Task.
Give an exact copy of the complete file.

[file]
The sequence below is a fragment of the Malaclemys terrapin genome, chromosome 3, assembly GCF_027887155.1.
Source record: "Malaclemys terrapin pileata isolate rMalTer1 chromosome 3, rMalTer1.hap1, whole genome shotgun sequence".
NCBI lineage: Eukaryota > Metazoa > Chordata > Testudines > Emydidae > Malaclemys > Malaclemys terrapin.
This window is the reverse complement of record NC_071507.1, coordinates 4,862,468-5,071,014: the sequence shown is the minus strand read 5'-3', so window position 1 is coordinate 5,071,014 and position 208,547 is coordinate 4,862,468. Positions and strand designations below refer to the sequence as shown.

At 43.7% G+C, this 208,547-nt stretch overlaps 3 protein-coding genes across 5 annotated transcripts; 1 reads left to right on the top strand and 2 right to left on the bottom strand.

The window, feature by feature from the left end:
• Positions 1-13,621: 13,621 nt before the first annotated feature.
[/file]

The sequence below is a fragment of the Malaclemys terrapin genome, chromosome 3, assembly GCF_027887155.1.
Source record: "Malaclemys terrapin pileata isolate rMalTer1 chromosome 3, rMalTer1.hap1, whole genome shotgun sequence".
NCBI lineage: Eukaryota > Metazoa > Chordata > Testudines > Emydidae > Malaclemys > Malaclemys terrapin.
This window is the reverse complement of record NC_071507.1, coordinates 4,862,468-5,071,014: the sequence shown is the minus strand read 5'-3', so window position 1 is coordinate 5,071,014 and position 208,547 is coordinate 4,862,468. Positions and strand designations below refer to the sequence as shown.

At 43.7% G+C, this 208,547-nt stretch overlaps 3 protein-coding genes across 5 annotated transcripts; 1 reads left to right on the top strand and 2 right to left on the bottom strand.

The window, feature by feature from the left end:
• Positions 1-13,621: 13,621 nt before the first annotated feature.